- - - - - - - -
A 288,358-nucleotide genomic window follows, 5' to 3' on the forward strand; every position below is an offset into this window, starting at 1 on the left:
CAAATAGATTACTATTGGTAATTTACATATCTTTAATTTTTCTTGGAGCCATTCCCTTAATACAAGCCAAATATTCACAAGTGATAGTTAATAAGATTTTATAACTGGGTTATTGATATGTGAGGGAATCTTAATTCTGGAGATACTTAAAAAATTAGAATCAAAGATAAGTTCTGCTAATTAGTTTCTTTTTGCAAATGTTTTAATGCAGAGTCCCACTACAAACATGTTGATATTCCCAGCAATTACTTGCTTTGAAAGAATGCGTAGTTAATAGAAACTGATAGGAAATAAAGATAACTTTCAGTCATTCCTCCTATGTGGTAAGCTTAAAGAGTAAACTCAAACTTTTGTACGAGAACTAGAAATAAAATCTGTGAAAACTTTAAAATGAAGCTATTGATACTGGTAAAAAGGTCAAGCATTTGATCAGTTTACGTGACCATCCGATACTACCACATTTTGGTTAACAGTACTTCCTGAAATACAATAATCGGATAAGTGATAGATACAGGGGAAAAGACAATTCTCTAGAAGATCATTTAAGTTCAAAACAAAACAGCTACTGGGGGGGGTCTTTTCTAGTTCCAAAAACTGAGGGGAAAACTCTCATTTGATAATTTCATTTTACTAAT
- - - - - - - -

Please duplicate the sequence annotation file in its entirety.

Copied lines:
A 288,358-nucleotide genomic window follows, 5' to 3' on the forward strand; every position below is an offset into this window, starting at 1 on the left:
CAAATAGATTACTATTGGTAATTTACATATCTTTAATTTTTCTTGGAGCCATTCCCTTAATACAAGCCAAATATTCACAAGTGATAGTTAATAAGATTTTATAACTGGGTTATTGATATGTGAGGGAATCTTAATTCTGGAGATACTTAAAAAATTAGAATCAAAGATAAGTTCTGCTAATTAGTTTCTTTTTGCAAATGTTTTAATGCAGAGTCCCACTACAAACATGTTGATATTCCCAGCAATTACTTGCTTTGAAAGAATGCGTAGTTAATAGAAACTGATAGGAAATAAAGATAACTTTCAGTCATTCCTCCTATGTGGTAAGCTTAAAGAGTAAACTCAAACTTTTGTACGAGAACTAGAAATAAAATCTGTGAAAACTTTAAAATGAAGCTATTGATACTGGTAAAAAGGTCAAGCATTTGATCAGTTTACGTGACCATCCGATACTACCACATTTTGGTTAACAGTACTTCCTGAAATACAATAATCGGATAAGTGATAGATACAGGGGAAAAGACAATTCTCTAGAAGATCATTTAAGTTCAAAACAAAACAGCTACTGGGGGGGGTCTTTTCTAGTTCCAAAAACTGAGGGGAAAACTCTCATTTGATAATTTCATTTTACTAAT